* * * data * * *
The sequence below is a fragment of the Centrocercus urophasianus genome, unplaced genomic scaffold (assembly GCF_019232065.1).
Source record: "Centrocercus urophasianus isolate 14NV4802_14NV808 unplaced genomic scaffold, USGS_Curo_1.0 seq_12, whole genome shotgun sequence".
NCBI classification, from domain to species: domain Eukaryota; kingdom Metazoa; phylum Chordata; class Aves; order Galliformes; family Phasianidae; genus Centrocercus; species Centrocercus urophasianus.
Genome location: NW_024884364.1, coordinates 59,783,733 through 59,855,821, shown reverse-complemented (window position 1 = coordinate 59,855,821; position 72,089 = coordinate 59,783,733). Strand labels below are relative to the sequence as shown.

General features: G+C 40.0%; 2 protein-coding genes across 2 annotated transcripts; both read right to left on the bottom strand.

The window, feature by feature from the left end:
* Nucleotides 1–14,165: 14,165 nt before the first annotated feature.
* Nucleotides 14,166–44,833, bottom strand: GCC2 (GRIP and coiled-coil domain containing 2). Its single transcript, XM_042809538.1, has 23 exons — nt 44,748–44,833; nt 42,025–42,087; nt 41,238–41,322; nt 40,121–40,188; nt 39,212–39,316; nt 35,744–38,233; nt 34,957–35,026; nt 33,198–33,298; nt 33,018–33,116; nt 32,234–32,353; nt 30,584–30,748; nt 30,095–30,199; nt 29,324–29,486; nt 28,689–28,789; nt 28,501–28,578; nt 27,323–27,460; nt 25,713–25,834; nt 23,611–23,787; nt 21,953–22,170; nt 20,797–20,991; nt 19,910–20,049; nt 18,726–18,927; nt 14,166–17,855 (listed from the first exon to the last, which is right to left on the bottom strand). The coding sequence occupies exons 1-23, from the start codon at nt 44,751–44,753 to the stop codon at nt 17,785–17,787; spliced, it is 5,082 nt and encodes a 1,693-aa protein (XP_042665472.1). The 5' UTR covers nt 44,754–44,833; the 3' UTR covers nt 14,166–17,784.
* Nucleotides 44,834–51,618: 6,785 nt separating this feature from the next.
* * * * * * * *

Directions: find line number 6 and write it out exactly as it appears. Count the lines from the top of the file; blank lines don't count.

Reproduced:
The window, feature by feature from the left end: